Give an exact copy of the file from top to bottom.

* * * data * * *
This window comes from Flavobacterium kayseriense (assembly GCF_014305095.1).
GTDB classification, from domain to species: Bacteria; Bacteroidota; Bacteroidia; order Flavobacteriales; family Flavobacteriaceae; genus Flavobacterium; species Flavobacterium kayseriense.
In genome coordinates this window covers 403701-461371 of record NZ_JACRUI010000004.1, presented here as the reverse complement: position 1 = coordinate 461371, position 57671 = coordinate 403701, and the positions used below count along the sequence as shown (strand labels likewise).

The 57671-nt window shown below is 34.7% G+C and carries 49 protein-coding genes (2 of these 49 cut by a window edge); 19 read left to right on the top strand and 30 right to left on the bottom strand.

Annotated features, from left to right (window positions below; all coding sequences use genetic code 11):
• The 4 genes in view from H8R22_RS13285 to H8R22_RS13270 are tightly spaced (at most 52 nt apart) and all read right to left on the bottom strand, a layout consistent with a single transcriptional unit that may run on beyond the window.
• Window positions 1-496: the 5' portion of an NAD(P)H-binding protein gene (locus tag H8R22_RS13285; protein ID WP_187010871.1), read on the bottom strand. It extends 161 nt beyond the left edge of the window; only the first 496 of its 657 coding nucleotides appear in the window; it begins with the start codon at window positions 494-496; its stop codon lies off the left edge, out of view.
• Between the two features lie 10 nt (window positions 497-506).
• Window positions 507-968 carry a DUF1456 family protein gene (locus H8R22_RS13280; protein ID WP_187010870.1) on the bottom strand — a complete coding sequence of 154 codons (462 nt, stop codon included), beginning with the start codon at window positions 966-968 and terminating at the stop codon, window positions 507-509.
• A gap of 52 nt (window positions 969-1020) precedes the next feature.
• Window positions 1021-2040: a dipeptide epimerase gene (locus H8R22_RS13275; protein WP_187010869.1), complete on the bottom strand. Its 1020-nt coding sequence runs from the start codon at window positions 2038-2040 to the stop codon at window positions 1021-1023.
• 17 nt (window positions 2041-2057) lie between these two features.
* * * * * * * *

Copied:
This window comes from Flavobacterium kayseriense (assembly GCF_014305095.1).
GTDB classification, from domain to species: Bacteria; Bacteroidota; Bacteroidia; order Flavobacteriales; family Flavobacteriaceae; genus Flavobacterium; species Flavobacterium kayseriense.
In genome coordinates this window covers 403701-461371 of record NZ_JACRUI010000004.1, presented here as the reverse complement: position 1 = coordinate 461371, position 57671 = coordinate 403701, and the positions used below count along the sequence as shown (strand labels likewise).

The 57671-nt window shown below is 34.7% G+C and carries 49 protein-coding genes (2 of these 49 cut by a window edge); 19 read left to right on the top strand and 30 right to left on the bottom strand.

Annotated features, from left to right (window positions below; all coding sequences use genetic code 11):
• The 4 genes in view from H8R22_RS13285 to H8R22_RS13270 are tightly spaced (at most 52 nt apart) and all read right to left on the bottom strand, a layout consistent with a single transcriptional unit that may run on beyond the window.
• Window positions 1-496: the 5' portion of an NAD(P)H-binding protein gene (locus tag H8R22_RS13285; protein ID WP_187010871.1), read on the bottom strand. It extends 161 nt beyond the left edge of the window; only the first 496 of its 657 coding nucleotides appear in the window; it begins with the start codon at window positions 494-496; its stop codon lies off the left edge, out of view.
• Between the two features lie 10 nt (window positions 497-506).
• Window positions 507-968 carry a DUF1456 family protein gene (locus H8R22_RS13280; protein ID WP_187010870.1) on the bottom strand — a complete coding sequence of 154 codons (462 nt, stop codon included), beginning with the start codon at window positions 966-968 and terminating at the stop codon, window positions 507-509.
• A gap of 52 nt (window positions 969-1020) precedes the next feature.
• Window positions 1021-2040: a dipeptide epimerase gene (locus H8R22_RS13275; protein WP_187010869.1), complete on the bottom strand. Its 1020-nt coding sequence runs from the start codon at window positions 2038-2040 to the stop codon at window positions 1021-1023.
• 17 nt (window positions 2041-2057) lie between these two features.